Shhhh. Did you hear that? It was a creaking sound, and I am pretty positive it was Wal-Mart founder Sam Walton turning over in his grave. When he founded the store in 1962, Walton made sure Wal-Mart offered layaway to the poor country consumers in Arkansas, where the behemoth chain still is headquartered. Yesterday, Wal-Mart announced that it is doing away with layaway. Not enough demand for it and too costly to operate, Wal-Mart said.
I grew up in the Missouri Bootheel, that part of Missouri that hangs off the bottom of Southeast Missouri into Arkansas territory, so I know something of the people who live in those parts. Let me put it this way: Bill Gates does not have a second (or third) home there.
I was astounded when I heard on the news last night that Wal-Mart was dumping layaway. So was my mom. “Why, I always had a layaway somewhere,” Mother said, as we discussed it. No kidding. When my family knew that my brother or I had a special occasion coming up — one for which we would need new clothes — we often found the dress or sports coat that we needed and wanted, then put it on layaway. We paid a little every week, or maybe it was every two weeks. And by the time, the event rolled around, our garment was paid for, we got it out of layaway and went to the dance, or whatever it was, well-dressed. No interest. No penalites. $5 a week. $10 a week. Whatever we could afford.
Today, not that many people lay things away. Instead, most people go into debt by pulling out their VISA or MasterCard. But I reported in this space recently that America´s middle class is disappearing. And as a result, retail experts advise retailers to aim for high-end or low-end shoppers and to stay away from the shrinking middle-level shopper.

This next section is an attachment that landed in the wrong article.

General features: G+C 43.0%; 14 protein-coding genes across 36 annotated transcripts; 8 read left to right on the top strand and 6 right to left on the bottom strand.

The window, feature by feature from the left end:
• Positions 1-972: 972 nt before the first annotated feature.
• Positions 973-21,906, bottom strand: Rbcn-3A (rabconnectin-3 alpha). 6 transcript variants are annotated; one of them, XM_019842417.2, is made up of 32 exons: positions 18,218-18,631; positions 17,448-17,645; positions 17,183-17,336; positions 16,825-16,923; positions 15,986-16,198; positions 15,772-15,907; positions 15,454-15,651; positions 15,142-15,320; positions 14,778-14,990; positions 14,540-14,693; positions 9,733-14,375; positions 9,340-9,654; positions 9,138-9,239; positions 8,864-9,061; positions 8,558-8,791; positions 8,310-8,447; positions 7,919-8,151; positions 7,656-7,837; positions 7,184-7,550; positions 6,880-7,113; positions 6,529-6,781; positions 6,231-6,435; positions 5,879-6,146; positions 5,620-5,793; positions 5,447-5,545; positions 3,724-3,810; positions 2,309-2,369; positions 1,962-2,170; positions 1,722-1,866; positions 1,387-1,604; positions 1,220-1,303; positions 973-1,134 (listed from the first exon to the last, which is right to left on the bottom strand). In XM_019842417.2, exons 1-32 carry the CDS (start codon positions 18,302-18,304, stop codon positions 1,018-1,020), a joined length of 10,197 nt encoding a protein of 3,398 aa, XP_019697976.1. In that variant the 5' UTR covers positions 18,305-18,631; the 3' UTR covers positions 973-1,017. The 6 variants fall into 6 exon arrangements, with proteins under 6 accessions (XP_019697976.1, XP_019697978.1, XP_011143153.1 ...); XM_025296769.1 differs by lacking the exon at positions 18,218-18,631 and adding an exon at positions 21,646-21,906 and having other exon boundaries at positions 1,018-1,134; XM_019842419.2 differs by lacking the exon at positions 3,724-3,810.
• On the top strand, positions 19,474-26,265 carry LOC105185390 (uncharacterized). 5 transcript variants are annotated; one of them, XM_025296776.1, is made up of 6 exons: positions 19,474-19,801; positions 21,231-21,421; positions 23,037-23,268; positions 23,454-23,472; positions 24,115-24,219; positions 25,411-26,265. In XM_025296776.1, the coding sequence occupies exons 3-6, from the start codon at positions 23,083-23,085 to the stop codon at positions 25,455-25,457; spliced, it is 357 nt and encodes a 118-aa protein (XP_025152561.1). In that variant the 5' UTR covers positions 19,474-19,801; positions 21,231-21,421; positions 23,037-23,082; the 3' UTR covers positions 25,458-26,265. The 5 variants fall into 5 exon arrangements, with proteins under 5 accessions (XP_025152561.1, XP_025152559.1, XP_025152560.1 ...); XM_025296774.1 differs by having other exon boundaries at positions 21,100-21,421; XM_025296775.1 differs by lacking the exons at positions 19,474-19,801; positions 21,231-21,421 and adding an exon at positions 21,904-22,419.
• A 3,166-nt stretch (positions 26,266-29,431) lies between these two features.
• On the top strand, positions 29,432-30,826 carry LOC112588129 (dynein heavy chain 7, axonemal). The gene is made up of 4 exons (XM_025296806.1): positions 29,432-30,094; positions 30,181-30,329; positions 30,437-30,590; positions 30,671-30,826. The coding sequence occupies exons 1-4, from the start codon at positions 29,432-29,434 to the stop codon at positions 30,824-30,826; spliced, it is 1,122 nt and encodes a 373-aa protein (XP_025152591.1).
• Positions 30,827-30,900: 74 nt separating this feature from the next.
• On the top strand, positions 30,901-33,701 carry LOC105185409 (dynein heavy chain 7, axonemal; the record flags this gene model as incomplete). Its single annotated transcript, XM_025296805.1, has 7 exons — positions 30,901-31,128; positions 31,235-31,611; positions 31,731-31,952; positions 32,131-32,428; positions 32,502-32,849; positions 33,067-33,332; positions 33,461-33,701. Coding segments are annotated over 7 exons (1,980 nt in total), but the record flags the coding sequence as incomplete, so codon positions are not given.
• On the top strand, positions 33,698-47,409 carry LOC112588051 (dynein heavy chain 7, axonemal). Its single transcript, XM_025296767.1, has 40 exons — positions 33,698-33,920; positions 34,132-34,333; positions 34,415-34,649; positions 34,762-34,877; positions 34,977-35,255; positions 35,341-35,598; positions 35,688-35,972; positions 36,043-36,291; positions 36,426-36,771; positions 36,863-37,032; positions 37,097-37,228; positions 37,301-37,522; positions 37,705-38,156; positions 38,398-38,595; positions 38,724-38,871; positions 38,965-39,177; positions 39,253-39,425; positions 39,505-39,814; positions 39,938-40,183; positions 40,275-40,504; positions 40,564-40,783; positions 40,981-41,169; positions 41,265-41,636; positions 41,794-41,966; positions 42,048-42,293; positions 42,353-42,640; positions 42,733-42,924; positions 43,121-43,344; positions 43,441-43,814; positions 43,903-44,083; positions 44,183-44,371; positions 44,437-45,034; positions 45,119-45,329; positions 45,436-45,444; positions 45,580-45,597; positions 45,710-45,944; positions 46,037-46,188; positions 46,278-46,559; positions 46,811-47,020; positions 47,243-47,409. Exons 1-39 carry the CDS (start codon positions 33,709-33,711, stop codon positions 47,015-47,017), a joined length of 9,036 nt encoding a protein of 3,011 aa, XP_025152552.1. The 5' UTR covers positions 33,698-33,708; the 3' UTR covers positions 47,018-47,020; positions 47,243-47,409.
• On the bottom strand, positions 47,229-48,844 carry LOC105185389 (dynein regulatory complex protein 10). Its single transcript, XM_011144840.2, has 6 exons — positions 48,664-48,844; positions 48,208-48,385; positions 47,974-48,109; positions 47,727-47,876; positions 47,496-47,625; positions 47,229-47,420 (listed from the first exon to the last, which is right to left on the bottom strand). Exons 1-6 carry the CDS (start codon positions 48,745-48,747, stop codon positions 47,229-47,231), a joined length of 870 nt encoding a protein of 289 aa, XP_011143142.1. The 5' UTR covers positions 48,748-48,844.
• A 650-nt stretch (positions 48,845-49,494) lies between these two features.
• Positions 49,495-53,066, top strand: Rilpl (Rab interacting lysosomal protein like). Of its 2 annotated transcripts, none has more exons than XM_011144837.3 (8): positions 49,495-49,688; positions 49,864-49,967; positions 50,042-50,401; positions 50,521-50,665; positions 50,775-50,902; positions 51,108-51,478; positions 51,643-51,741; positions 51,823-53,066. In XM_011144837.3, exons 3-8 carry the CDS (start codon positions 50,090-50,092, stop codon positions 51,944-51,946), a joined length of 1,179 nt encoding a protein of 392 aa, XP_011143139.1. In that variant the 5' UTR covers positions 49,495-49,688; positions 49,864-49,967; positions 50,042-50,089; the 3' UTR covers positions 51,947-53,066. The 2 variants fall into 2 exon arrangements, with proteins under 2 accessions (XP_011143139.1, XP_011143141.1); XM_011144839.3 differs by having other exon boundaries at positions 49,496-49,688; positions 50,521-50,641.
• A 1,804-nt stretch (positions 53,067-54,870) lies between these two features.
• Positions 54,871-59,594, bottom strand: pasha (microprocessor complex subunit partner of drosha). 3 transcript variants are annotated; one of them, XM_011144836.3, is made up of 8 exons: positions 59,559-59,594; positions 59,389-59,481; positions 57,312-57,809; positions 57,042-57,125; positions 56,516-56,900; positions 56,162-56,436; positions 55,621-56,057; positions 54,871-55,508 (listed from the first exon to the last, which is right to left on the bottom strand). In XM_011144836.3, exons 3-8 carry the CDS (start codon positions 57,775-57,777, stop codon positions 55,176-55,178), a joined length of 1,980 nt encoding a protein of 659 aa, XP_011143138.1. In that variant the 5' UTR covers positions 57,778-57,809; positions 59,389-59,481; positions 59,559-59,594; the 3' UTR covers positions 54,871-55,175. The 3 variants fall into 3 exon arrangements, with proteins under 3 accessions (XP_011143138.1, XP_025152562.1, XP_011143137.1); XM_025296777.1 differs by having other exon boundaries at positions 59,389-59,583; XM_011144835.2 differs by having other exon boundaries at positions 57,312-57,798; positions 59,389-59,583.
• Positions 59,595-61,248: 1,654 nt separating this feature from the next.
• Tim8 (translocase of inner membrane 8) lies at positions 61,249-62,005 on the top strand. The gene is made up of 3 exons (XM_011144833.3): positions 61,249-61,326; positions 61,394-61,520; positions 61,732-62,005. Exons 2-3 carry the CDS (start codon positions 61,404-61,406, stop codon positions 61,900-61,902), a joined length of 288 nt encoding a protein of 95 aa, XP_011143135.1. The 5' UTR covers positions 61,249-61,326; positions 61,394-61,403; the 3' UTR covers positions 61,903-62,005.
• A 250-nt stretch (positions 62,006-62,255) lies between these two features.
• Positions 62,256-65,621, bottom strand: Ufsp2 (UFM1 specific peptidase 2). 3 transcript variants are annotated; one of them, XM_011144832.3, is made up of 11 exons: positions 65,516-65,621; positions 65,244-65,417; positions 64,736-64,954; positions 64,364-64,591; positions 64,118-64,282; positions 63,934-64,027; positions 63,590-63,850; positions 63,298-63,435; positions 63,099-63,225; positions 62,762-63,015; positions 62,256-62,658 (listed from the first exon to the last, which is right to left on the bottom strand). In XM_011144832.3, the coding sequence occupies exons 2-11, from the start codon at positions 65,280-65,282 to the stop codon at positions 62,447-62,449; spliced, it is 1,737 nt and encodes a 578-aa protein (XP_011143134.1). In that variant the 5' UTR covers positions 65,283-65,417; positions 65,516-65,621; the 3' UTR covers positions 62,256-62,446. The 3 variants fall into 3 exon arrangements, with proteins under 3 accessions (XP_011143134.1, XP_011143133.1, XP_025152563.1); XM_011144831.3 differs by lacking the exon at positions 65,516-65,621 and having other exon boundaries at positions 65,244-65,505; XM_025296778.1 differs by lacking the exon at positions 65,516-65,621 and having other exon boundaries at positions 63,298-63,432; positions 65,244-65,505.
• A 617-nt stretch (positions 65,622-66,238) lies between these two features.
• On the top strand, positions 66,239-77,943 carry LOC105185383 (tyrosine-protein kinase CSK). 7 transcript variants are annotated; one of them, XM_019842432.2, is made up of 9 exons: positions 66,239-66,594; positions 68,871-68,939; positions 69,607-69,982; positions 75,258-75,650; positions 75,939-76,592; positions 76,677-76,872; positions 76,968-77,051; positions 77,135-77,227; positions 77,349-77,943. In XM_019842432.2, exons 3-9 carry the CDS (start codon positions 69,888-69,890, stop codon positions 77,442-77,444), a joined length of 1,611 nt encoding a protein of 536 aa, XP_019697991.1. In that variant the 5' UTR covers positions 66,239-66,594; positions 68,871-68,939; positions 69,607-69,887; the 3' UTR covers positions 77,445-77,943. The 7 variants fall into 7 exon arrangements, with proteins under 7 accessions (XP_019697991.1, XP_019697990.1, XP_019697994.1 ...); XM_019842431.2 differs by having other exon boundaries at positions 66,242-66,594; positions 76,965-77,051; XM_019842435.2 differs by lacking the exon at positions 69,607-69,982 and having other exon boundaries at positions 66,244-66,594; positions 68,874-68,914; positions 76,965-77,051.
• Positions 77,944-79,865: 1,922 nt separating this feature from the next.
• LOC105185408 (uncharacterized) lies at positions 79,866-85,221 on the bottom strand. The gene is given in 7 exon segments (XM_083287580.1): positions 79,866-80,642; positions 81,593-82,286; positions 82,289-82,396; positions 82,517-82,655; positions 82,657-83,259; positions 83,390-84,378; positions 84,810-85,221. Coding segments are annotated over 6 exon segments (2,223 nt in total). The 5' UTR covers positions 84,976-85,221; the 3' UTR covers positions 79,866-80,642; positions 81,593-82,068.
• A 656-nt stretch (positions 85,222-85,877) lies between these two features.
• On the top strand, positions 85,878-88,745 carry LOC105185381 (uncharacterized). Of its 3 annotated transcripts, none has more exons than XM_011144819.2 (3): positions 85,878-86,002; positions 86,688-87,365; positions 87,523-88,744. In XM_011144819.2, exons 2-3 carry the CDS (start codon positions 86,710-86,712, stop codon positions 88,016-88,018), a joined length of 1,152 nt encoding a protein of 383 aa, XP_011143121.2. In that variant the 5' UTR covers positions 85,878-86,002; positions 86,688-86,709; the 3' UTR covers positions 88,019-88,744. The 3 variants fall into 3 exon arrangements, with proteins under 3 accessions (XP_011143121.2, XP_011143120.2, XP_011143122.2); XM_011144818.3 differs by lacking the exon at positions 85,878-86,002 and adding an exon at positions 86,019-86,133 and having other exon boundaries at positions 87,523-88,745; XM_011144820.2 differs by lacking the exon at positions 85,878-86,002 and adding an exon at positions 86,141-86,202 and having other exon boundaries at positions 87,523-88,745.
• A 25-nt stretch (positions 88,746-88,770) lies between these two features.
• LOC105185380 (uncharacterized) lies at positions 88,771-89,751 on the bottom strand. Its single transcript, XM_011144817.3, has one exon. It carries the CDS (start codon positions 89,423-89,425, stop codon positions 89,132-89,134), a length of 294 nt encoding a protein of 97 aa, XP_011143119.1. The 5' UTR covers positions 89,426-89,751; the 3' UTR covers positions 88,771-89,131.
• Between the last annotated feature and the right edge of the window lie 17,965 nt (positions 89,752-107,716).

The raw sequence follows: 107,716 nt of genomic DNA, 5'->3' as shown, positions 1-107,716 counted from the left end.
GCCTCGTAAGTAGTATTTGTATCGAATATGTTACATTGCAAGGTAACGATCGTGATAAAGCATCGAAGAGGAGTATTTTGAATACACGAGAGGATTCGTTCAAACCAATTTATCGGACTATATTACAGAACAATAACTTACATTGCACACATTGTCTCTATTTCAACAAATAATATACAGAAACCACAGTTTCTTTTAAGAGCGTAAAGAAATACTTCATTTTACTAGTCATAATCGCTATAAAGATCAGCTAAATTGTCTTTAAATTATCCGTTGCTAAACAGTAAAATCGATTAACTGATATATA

A good many people on the low end of the shopping spectrum do not have charge cards, but they have kids, they have lives, they have church functions and school functions. They need clothes and household goods. I think that retailers — such as Wal-Mart — should promote layaway as a viable method of buying merchandise instead of discarding the option. Even if only a small percentage of customers use it, that is a group of people who would — in my opinion — appreciate it and benefit from it.
If your store appeals to low-end shoppers and you don’t offer layaway, perhaps you should consider it. Sometimes it is better to do the right thing rather than the expedient thing. From what I have read of Sam Walton, he would agree.